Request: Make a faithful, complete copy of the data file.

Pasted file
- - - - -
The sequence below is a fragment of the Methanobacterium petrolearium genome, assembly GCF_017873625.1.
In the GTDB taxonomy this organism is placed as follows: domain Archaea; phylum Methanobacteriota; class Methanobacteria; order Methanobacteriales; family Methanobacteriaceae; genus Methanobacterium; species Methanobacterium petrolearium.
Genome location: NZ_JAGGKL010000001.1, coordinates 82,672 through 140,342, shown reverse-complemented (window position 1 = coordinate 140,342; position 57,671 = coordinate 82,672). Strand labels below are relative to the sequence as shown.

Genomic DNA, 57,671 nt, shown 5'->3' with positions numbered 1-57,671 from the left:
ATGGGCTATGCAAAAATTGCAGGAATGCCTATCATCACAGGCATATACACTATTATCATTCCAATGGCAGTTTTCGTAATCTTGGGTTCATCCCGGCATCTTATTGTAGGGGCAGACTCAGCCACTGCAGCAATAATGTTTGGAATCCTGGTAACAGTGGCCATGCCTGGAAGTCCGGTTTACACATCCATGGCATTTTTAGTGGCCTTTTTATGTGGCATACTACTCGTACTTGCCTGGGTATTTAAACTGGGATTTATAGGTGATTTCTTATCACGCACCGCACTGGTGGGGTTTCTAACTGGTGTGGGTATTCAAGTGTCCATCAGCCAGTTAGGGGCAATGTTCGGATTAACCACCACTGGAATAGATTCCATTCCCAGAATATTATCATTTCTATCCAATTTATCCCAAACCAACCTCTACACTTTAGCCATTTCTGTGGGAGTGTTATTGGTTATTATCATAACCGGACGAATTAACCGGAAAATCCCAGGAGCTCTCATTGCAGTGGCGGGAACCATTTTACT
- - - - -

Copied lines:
The sequence below is a fragment of the Methanobacterium petrolearium genome, assembly GCF_017873625.1.
In the GTDB taxonomy this organism is placed as follows: domain Archaea; phylum Methanobacteriota; class Methanobacteria; order Methanobacteriales; family Methanobacteriaceae; genus Methanobacterium; species Methanobacterium petrolearium.
Genome location: NZ_JAGGKL010000001.1, coordinates 82,672 through 140,342, shown reverse-complemented (window position 1 = coordinate 140,342; position 57,671 = coordinate 82,672). Strand labels below are relative to the sequence as shown.

Genomic DNA, 57,671 nt, shown 5'->3' with positions numbered 1-57,671 from the left:
ATGGGCTATGCAAAAATTGCAGGAATGCCTATCATCACAGGCATATACACTATTATCATTCCAATGGCAGTTTTCGTAATCTTGGGTTCATCCCGGCATCTTATTGTAGGGGCAGACTCAGCCACTGCAGCAATAATGTTTGGAATCCTGGTAACAGTGGCCATGCCTGGAAGTCCGGTTTACACATCCATGGCATTTTTAGTGGCCTTTTTATGTGGCATACTACTCGTACTTGCCTGGGTATTTAAACTGGGATTTATAGGTGATTTCTTATCACGCACCGCACTGGTGGGGTTTCTAACTGGTGTGGGTATTCAAGTGTCCATCAGCCAGTTAGGGGCAATGTTCGGATTAACCACCACTGGAATAGATTCCATTCCCAGAATATTATCATTTCTATCCAATTTATCCCAAACCAACCTCTACACTTTAGCCATTTCTGTGGGAGTGTTATTGGTTATTATCATAACCGGACGAATTAACCGGAAAATCCCAGGAGCTCTCATTGCAGTGGCGGGAACCATTTTACT